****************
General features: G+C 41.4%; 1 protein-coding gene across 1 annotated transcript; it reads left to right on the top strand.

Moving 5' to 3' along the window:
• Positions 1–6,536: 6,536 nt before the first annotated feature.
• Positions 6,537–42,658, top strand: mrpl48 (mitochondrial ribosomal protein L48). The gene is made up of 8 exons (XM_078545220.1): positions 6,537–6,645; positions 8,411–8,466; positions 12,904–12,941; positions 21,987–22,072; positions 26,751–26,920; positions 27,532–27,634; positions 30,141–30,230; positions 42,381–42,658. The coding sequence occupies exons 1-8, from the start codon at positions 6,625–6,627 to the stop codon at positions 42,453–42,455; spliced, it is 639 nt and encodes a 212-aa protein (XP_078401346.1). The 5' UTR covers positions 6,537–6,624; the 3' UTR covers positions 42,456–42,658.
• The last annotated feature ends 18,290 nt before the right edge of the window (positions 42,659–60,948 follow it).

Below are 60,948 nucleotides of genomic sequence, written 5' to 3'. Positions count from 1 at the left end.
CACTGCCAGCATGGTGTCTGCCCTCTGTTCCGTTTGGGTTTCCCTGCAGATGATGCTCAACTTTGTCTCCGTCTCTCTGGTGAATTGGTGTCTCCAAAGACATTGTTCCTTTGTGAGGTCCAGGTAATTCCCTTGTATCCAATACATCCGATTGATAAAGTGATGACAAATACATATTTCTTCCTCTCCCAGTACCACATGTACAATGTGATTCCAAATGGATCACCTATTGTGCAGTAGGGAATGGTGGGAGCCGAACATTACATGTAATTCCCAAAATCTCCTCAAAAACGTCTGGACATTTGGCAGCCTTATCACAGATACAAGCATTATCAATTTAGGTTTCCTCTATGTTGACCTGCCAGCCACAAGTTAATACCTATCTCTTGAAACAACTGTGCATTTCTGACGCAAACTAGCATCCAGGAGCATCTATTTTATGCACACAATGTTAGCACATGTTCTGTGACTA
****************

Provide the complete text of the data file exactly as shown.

General features: G+C 41.4%; 1 protein-coding gene across 1 annotated transcript; it reads left to right on the top strand.

Moving 5' to 3' along the window:
• Positions 1–6,536: 6,536 nt before the first annotated feature.
• Positions 6,537–42,658, top strand: mrpl48 (mitochondrial ribosomal protein L48). The gene is made up of 8 exons (XM_078545220.1): positions 6,537–6,645; positions 8,411–8,466; positions 12,904–12,941; positions 21,987–22,072; positions 26,751–26,920; positions 27,532–27,634; positions 30,141–30,230; positions 42,381–42,658. The coding sequence occupies exons 1-8, from the start codon at positions 6,625–6,627 to the stop codon at positions 42,453–42,455; spliced, it is 639 nt and encodes a 212-aa protein (XP_078401346.1). The 5' UTR covers positions 6,537–6,624; the 3' UTR covers positions 42,456–42,658.
• The last annotated feature ends 18,290 nt before the right edge of the window (positions 42,659–60,948 follow it).

Below are 60,948 nucleotides of genomic sequence, written 5' to 3'. Positions count from 1 at the left end.
CACTGCCAGCATGGTGTCTGCCCTCTGTTCCGTTTGGGTTTCCCTGCAGATGATGCTCAACTTTGTCTCCGTCTCTCTGGTGAATTGGTGTCTCCAAAGACATTGTTCCTTTGTGAGGTCCAGGTAATTCCCTTGTATCCAATACATCCGATTGATAAAGTGATGACAAATACATATTTCTTCCTCTCCCAGTACCACATGTACAATGTGATTCCAAATGGATCACCTATTGTGCAGTAGGGAATGGTGGGAGCCGAACATTACATGTAATTCCCAAAATCTCCTCAAAAACGTCTGGACATTTGGCAGCCTTATCACAGATACAAGCATTATCAATTTAGGTTTCCTCTATGTTGACCTGCCAGCCACAAGTTAATACCTATCTCTTGAAACAACTGTGCATTTCTGACGCAAACTAGCATCCAGGAGCATCTATTTTATGCACACAATGTTAGCACATGTTCTGTGACTA